Now that I've released my pent-up rage, let me explain how you can stop rambling.

You Do Not Have a Soundtrack

A lot of people watch movies and see someone tell long stories or give long motivational speeches and think, I can do that. The problem is, most of those stories and speeches are actually scripted, and given greater meaning and importance thanks to the swelling music accompanying the scene. It is incredibly difficult to give your speech the necessary zing by working off the cuff.

So practice, but start small. When you have the floor, say what you want and what you mean in short, simple terms. Imagine how much more effective the above pep talk would have been had my leader walked in, looked at us all for a few silent seconds, and then said the last two lines.

"Being the best of the best takes time and effort, but if you're not putting in the effort, then you're just wasting everyone's time. So make your decision, because if you're with us, then you're with us, but if you're going to drag us down, you might as well pack up and go home."

Boom. The leader walks away. We're all left to ponder on those words. 

You Are the One Responsible for Audience Engagement

And moving on from that point, watch your audience. If they seem restless or fidgety, or have stopped paying attention to you, don't blame them. If you have the floor, you are the one responsible for keeping them interested in what you're saying. If people stop listening, then you stop talking, because if you lost them, the only way you're going to get them back is by surprising them.

Pay Attention to Time

In the end, the most important thing is noticing how long you've been talking. If it feels like you've been chatting for too long, you probably have. In fact, by the time you realize you're rambling, you've probably already been rambling for quite some time. The shorter the speech, the more powerful the message. Don't believe me?

Some of the most powerful speeches in American history are incredibly short. Look at Lincoln's Gettysburg Address. One of the dumbest speeches in American history was William Henry Harrison's inaugural address. He spoke for nearly two hours and ended up dying because of it. It doesn't matter if Harrison unlocked the secret to world peace in that address, the only thing people are going to remember him for is that his overly-long speech killed him.

With that, I've been rambling too long, so in order to combat any further hypocrisy (and to preserve my own life), I will end the post here.

Enjoy your improved inspirational skills!

Tuesday, July 5, 2016

Spiders vs. Mosquitoes - Thinkjoust Tuesday #54

You wake up.

Darkness surrounds you, an oppressive gloom sapping all input to your eyes. You sit up and feel for something, perhaps a light switch, but on the first three walls you find, you feel nothing but bricks.

As your hands brush against the fourth wall, you feel cold plastic beneath your fingertips. At your touch, the entire walls lights up with a pale blue light, momentarily blinding you. As your eyes adjust, you realize you've inadvertently turned on a touchscreen.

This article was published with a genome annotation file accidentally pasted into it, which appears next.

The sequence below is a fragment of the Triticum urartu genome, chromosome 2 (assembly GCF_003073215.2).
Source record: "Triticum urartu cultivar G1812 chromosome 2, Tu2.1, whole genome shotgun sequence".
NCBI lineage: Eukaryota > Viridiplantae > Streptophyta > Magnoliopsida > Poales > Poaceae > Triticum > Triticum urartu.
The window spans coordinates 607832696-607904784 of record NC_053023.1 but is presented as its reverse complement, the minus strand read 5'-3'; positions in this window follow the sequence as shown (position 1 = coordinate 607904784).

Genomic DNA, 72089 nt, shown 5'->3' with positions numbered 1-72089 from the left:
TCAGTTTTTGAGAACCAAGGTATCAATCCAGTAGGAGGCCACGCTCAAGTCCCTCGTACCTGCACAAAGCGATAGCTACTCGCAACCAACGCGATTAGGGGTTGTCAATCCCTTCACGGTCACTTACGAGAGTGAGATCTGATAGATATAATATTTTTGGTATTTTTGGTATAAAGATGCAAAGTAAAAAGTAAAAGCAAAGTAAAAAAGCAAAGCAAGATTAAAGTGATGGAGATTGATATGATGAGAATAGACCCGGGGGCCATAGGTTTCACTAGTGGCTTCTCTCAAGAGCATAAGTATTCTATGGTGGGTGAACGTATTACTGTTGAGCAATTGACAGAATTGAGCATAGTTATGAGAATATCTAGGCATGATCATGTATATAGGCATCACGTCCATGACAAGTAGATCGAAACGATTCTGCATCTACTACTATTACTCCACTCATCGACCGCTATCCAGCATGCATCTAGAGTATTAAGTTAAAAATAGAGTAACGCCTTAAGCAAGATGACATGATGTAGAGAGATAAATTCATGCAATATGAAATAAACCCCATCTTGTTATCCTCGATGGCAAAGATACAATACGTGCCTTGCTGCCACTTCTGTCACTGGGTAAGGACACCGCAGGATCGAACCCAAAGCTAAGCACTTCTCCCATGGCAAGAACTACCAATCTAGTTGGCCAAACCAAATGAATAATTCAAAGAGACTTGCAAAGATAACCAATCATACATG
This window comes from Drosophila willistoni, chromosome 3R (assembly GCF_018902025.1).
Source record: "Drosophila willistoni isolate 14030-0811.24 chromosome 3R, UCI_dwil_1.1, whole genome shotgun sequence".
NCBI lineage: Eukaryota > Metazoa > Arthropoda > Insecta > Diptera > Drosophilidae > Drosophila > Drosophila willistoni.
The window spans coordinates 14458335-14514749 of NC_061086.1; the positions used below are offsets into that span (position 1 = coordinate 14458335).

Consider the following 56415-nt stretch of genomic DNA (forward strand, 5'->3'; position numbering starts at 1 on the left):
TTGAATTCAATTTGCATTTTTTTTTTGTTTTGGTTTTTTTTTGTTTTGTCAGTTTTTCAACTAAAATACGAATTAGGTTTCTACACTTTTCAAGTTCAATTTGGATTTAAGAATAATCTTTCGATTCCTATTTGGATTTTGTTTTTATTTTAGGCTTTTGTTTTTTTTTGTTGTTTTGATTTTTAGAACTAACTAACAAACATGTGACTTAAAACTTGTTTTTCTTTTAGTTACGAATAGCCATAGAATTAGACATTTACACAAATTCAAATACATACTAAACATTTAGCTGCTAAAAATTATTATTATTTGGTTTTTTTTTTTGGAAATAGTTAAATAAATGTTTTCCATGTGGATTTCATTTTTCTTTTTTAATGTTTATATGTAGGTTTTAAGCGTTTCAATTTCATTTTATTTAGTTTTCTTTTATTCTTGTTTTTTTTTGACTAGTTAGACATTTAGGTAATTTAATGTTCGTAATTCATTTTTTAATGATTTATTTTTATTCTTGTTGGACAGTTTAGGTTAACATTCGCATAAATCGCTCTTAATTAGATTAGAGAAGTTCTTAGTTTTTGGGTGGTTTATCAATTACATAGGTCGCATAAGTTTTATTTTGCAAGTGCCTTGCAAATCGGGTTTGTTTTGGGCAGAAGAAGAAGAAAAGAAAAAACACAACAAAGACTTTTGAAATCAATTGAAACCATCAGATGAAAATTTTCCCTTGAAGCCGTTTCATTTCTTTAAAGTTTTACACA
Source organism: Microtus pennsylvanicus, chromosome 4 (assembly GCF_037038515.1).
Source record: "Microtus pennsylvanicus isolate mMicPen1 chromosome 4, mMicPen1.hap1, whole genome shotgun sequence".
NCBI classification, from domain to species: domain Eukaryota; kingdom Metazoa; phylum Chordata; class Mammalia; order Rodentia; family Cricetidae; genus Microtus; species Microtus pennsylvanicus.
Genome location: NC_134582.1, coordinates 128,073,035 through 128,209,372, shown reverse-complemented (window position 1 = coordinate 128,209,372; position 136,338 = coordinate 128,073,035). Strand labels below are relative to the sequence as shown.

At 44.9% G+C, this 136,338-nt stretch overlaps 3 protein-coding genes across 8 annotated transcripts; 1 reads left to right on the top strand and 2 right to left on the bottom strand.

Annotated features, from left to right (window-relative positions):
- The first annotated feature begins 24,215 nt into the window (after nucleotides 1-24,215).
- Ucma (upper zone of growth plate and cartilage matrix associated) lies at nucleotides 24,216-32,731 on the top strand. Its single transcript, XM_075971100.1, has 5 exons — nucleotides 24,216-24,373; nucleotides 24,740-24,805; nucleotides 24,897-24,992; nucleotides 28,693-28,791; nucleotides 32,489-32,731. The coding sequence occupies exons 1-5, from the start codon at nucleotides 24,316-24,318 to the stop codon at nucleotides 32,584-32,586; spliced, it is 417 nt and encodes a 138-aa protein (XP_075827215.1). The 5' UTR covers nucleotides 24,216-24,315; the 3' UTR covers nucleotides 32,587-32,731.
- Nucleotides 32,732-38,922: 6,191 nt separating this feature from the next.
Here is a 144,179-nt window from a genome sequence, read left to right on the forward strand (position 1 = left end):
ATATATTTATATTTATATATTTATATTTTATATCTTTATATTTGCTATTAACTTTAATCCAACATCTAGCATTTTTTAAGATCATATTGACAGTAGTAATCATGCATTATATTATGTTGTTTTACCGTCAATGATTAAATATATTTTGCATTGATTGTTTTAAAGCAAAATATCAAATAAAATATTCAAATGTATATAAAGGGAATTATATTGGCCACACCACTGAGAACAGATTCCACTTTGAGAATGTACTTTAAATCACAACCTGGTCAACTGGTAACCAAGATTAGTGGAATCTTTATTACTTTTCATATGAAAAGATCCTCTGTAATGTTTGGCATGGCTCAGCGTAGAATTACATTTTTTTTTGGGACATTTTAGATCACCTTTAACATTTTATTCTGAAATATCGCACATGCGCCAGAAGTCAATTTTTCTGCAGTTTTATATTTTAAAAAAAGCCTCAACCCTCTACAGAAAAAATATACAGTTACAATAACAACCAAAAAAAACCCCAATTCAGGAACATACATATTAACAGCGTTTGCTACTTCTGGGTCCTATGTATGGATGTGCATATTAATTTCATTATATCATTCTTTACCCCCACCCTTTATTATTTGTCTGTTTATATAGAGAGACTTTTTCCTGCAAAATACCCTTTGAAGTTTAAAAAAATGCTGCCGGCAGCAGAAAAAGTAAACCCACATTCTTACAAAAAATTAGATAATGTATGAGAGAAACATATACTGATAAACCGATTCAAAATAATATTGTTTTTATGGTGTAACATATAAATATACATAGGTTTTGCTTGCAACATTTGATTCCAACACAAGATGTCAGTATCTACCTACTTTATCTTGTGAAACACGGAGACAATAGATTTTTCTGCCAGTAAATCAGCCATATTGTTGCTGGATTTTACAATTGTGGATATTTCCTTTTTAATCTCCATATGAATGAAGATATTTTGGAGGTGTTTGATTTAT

The touchscreen itself is nondescript, though the displayed information is somewhat unnerving.

You briefly contemplate hitting 'no' just to be a troll, but then worry that whoever's asking just might take you literally. You use your pointing digit and strike the 'yes' option.

I just did, you think. Gosh, so demanding.

You don't even have to be told which two insects are the most hated. Spiders and Mosquitoes, you think. Duh. But then you begin to wonder. If this machine really has that capability, why not just kill both of them?

The uncanny answer to your previous question seems both reasonable and illogical, but you ignore all that because something new has come up on your screen.

Ha! you think. I am totally biased, and they don't even know it. Suckers.

Well, that was uncalled for, you think.

Oh, and now you're making me do your dirty work? Shame on you, mysterious person behind all this! I bet this is a prank, anyway. I wouldn't put it past neighbor Bob to throw something like this together.

Eh. Still sounds like neighbor Bob.

All right already, you think. I've been waiting for this.

So now's your chance. Which do you choose? Be sure to leave your comments below or on social media, and I'll respond to your choice this next Saturday!

Saturday, July 2, 2016

What I'd Do On the Day the World Ended - Saturday Response #22

All of the comments had a common thread. Every respondent wanted to do the things they otherwise would if they weren't facing their normal responsibilities and had a clear conscience heading into the next, non-existent day. In essence, they would live their last day on earth finding ways to make themselves happy.

This was both enlightening and sobering for me. In the scenario I described, we all knew of the impending disaster. We had time to actively make decisions about what we would and would not do in our last day.

But what if tomorrow doesn't come tomorrow? What if, unbeknownst to me, I only have a few hours left to live? Will I take pride in my last day? Will I do things I regret? What if I don't necessarily regret my actions, but still wish I'd done something different with my last day?

As it is, I'm making a decision to add more value to my life. I don't want to find myself regretting the last moments I have if they come quicker than I expected.

How about you?